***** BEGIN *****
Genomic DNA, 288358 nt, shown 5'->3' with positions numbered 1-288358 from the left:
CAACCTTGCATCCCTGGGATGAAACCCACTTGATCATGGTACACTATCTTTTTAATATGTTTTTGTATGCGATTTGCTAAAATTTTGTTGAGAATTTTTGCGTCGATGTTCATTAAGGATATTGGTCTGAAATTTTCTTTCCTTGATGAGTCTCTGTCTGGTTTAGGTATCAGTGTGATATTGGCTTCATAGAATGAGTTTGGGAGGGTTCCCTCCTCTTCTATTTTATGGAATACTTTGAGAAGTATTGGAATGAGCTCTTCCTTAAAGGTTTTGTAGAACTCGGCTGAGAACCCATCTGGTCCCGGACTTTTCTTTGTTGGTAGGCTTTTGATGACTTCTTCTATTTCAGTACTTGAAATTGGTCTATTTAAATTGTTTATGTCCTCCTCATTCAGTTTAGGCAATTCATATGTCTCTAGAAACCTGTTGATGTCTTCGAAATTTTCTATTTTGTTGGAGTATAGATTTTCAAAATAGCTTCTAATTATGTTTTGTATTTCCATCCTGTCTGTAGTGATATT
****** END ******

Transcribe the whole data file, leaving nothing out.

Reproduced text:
Genomic DNA, 288358 nt, shown 5'->3' with positions numbered 1-288358 from the left:
CAACCTTGCATCCCTGGGATGAAACCCACTTGATCATGGTACACTATCTTTTTAATATGTTTTTGTATGCGATTTGCTAAAATTTTGTTGAGAATTTTTGCGTCGATGTTCATTAAGGATATTGGTCTGAAATTTTCTTTCCTTGATGAGTCTCTGTCTGGTTTAGGTATCAGTGTGATATTGGCTTCATAGAATGAGTTTGGGAGGGTTCCCTCCTCTTCTATTTTATGGAATACTTTGAGAAGTATTGGAATGAGCTCTTCCTTAAAGGTTTTGTAGAACTCGGCTGAGAACCCATCTGGTCCCGGACTTTTCTTTGTTGGTAGGCTTTTGATGACTTCTTCTATTTCAGTACTTGAAATTGGTCTATTTAAATTGTTTATGTCCTCCTCATTCAGTTTAGGCAATTCATATGTCTCTAGAAACCTGTTGATGTCTTCGAAATTTTCTATTTTGTTGGAGTATAGATTTTCAAAATAGCTTCTAATTATGTTTTGTATTTCCATCCTGTCTGTAGTGATATT